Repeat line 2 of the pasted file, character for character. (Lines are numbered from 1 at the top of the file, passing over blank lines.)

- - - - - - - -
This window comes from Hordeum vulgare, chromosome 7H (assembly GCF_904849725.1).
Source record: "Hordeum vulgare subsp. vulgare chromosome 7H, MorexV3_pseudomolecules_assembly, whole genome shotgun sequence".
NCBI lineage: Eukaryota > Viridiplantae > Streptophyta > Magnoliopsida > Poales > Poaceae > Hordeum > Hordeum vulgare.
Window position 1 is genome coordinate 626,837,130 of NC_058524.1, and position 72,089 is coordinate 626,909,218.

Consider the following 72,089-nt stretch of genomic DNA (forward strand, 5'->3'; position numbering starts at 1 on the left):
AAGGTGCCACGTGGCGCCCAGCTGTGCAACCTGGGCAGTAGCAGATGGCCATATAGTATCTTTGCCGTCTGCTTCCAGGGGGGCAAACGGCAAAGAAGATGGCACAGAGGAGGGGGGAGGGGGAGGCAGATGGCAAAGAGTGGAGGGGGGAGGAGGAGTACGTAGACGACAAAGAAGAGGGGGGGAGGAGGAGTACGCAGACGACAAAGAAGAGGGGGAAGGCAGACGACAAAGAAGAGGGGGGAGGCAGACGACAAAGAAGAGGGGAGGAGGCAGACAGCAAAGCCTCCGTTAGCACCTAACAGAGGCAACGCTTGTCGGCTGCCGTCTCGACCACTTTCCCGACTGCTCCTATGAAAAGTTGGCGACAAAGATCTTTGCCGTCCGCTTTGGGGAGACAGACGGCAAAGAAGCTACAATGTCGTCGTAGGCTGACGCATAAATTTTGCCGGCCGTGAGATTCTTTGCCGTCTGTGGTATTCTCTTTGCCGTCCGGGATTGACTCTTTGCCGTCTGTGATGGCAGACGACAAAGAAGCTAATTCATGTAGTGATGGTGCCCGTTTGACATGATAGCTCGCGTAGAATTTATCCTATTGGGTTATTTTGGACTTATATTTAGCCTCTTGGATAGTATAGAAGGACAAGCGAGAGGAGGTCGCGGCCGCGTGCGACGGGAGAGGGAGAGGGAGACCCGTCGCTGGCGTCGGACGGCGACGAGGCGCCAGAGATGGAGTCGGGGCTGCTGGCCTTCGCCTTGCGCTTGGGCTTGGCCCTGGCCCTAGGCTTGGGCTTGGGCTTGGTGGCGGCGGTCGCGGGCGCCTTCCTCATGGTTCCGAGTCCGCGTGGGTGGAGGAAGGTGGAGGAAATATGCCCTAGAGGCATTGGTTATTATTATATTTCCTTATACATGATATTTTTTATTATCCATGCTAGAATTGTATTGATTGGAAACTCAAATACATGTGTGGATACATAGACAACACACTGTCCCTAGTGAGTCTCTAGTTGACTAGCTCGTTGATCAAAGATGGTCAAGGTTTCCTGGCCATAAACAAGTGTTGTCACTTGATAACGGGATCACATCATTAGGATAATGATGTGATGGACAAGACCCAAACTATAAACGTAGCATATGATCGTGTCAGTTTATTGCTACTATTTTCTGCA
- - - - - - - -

Source record: "Hordeum vulgare subsp. vulgare chromosome 7H, MorexV3_pseudomolecules_assembly, whole genome shotgun sequence".